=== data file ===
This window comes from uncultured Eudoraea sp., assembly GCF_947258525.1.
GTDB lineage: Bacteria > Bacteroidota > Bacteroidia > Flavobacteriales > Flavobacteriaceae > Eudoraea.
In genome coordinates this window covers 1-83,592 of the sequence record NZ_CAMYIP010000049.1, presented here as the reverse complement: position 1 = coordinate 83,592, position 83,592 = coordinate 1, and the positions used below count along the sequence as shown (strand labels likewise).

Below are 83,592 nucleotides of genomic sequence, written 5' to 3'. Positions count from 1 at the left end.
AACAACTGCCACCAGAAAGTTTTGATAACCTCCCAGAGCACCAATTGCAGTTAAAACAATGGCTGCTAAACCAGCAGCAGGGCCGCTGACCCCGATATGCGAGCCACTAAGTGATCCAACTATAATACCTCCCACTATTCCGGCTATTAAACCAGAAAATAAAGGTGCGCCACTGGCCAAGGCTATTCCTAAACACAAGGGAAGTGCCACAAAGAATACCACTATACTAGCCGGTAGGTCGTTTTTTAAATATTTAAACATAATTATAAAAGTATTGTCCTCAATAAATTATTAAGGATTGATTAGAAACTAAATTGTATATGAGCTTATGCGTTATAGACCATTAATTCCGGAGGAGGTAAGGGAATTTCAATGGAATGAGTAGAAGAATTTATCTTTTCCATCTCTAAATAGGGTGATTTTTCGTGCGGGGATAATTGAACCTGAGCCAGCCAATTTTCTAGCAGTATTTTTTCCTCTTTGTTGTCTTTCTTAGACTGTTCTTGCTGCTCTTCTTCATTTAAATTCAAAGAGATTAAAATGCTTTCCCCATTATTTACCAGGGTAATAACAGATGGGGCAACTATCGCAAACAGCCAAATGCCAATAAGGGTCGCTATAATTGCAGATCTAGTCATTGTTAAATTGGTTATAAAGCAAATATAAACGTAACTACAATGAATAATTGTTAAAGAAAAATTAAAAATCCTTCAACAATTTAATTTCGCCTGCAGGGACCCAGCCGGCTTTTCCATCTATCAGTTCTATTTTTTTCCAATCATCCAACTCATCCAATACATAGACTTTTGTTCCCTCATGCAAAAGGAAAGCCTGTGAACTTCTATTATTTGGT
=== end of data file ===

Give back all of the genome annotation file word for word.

This window comes from uncultured Eudoraea sp., assembly GCF_947258525.1.
GTDB lineage: Bacteria > Bacteroidota > Bacteroidia > Flavobacteriales > Flavobacteriaceae > Eudoraea.
In genome coordinates this window covers 1-83,592 of the sequence record NZ_CAMYIP010000049.1, presented here as the reverse complement: position 1 = coordinate 83,592, position 83,592 = coordinate 1, and the positions used below count along the sequence as shown (strand labels likewise).

Below are 83,592 nucleotides of genomic sequence, written 5' to 3'. Positions count from 1 at the left end.
AACAACTGCCACCAGAAAGTTTTGATAACCTCCCAGAGCACCAATTGCAGTTAAAACAATGGCTGCTAAACCAGCAGCAGGGCCGCTGACCCCGATATGCGAGCCACTAAGTGATCCAACTATAATACCTCCCACTATTCCGGCTATTAAACCAGAAAATAAAGGTGCGCCACTGGCCAAGGCTATTCCTAAACACAAGGGAAGTGCCACAAAGAATACCACTATACTAGCCGGTAGGTCGTTTTTTAAATATTTAAACATAATTATAAAAGTATTGTCCTCAATAAATTATTAAGGATTGATTAGAAACTAAATTGTATATGAGCTTATGCGTTATAGACCATTAATTCCGGAGGAGGTAAGGGAATTTCAATGGAATGAGTAGAAGAATTTATCTTTTCCATCTCTAAATAGGGTGATTTTTCGTGCGGGGATAATTGAACCTGAGCCAGCCAATTTTCTAGCAGTATTTTTTCCTCTTTGTTGTCTTTCTTAGACTGTTCTTGCTGCTCTTCTTCATTTAAATTCAAAGAGATTAAAATGCTTTCCCCATTATTTACCAGGGTAATAACAGATGGGGCAACTATCGCAAACAGCCAAATGCCAATAAGGGTCGCTATAATTGCAGATCTAGTCATTGTTAAATTGGTTATAAAGCAAATATAAACGTAACTACAATGAATAATTGTTAAAGAAAAATTAAAAATCCTTCAACAATTTAATTTCGCCTGCAGGGACCCAGCCGGCTTTTCCATCTATCAGTTCTATTTTTTTCCAATCATCCAACTCATCCAATACATAGACTTTTGTTCCCTCATGCAAAAGGAAAGCCTGTGAACTTCTATTATTTGGT